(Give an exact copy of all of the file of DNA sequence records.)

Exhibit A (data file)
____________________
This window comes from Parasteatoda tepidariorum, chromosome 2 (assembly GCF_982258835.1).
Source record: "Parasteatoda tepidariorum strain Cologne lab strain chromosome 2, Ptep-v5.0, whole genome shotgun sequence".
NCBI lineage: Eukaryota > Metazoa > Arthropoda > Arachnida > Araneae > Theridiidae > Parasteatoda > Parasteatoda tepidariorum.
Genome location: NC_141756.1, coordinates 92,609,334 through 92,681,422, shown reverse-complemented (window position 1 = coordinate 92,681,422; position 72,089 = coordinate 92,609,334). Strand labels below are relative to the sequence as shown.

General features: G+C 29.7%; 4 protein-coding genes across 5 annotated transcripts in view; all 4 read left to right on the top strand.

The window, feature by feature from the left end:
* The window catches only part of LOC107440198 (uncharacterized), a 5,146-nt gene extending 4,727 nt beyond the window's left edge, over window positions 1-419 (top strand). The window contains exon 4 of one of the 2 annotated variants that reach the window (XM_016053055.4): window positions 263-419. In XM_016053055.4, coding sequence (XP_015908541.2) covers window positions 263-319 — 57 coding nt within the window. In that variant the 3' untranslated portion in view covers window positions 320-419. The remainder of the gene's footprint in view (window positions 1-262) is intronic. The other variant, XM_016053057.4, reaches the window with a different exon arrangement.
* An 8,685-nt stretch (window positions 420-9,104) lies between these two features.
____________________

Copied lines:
This window comes from Parasteatoda tepidariorum, chromosome 2 (assembly GCF_982258835.1).
Source record: "Parasteatoda tepidariorum strain Cologne lab strain chromosome 2, Ptep-v5.0, whole genome shotgun sequence".
NCBI lineage: Eukaryota > Metazoa > Arthropoda > Arachnida > Araneae > Theridiidae > Parasteatoda > Parasteatoda tepidariorum.
Genome location: NC_141756.1, coordinates 92,609,334 through 92,681,422, shown reverse-complemented (window position 1 = coordinate 92,681,422; position 72,089 = coordinate 92,609,334). Strand labels below are relative to the sequence as shown.

General features: G+C 29.7%; 4 protein-coding genes across 5 annotated transcripts in view; all 4 read left to right on the top strand.

The window, feature by feature from the left end:
* The window catches only part of LOC107440198 (uncharacterized), a 5,146-nt gene extending 4,727 nt beyond the window's left edge, over window positions 1-419 (top strand). The window contains exon 4 of one of the 2 annotated variants that reach the window (XM_016053055.4): window positions 263-419. In XM_016053055.4, coding sequence (XP_015908541.2) covers window positions 263-319 — 57 coding nt within the window. In that variant the 3' untranslated portion in view covers window positions 320-419. The remainder of the gene's footprint in view (window positions 1-262) is intronic. The other variant, XM_016053057.4, reaches the window with a different exon arrangement.
* An 8,685-nt stretch (window positions 420-9,104) lies between these two features.